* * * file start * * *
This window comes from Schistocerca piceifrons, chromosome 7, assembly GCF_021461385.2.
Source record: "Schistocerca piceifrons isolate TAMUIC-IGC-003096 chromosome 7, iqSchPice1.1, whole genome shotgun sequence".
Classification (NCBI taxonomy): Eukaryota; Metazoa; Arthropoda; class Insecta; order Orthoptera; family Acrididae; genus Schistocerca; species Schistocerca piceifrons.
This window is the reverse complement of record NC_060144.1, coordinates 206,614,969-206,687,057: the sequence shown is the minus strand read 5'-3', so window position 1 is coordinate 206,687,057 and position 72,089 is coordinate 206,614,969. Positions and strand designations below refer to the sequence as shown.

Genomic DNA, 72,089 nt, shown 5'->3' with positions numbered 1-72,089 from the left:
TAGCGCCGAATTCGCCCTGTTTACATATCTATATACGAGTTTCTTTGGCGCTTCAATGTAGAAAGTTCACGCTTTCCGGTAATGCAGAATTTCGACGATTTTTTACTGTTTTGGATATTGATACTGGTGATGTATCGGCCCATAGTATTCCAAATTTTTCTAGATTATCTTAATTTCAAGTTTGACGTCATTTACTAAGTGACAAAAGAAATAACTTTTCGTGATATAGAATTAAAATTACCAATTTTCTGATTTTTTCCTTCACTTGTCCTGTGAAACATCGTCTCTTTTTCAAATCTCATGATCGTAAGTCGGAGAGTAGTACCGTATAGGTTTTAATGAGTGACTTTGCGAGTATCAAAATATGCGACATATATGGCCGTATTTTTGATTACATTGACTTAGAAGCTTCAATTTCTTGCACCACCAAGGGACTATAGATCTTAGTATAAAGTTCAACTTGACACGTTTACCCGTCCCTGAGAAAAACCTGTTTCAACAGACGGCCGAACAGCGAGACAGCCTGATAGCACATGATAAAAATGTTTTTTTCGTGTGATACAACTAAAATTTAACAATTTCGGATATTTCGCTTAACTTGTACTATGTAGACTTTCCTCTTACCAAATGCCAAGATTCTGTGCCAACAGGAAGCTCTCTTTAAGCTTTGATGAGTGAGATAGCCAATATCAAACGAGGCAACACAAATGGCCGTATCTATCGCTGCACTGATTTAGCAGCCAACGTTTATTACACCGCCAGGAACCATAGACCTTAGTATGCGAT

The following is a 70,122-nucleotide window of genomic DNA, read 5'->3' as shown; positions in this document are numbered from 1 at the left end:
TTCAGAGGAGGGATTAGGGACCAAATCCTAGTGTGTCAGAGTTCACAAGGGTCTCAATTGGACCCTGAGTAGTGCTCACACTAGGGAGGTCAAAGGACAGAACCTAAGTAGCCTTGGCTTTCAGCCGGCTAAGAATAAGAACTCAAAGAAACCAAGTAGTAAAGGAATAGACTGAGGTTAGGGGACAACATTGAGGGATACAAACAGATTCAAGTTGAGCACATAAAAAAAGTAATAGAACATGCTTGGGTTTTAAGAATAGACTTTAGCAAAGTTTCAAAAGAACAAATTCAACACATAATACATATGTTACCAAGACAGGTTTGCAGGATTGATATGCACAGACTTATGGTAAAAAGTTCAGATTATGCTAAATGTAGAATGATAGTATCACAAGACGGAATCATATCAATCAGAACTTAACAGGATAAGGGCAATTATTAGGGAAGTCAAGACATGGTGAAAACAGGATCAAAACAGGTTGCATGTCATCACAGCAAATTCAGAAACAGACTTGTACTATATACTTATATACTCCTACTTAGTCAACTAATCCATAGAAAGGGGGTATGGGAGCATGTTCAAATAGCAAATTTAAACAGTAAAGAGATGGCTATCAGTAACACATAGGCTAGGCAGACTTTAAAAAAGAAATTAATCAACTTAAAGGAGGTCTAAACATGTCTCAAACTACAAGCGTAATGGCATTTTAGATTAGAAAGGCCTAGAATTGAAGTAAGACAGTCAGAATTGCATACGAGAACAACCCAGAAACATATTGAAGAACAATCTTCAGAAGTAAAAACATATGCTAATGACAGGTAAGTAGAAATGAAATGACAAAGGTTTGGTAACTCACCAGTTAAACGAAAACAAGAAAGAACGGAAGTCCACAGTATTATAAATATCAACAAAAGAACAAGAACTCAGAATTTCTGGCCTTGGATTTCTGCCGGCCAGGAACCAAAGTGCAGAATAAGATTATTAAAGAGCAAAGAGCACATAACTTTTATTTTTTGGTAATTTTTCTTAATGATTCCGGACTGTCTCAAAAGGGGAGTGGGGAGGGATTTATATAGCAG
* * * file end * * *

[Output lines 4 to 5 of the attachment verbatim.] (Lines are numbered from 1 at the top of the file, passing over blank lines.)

This window is the reverse complement of record NC_060144.1, coordinates 206,614,969-206,687,057: the sequence shown is the minus strand read 5'-3', so window position 1 is coordinate 206,687,057 and position 72,089 is coordinate 206,614,969. Positions and strand designations below refer to the sequence as shown.

Genomic DNA, 72,089 nt, shown 5'->3' with positions numbered 1-72,089 from the left: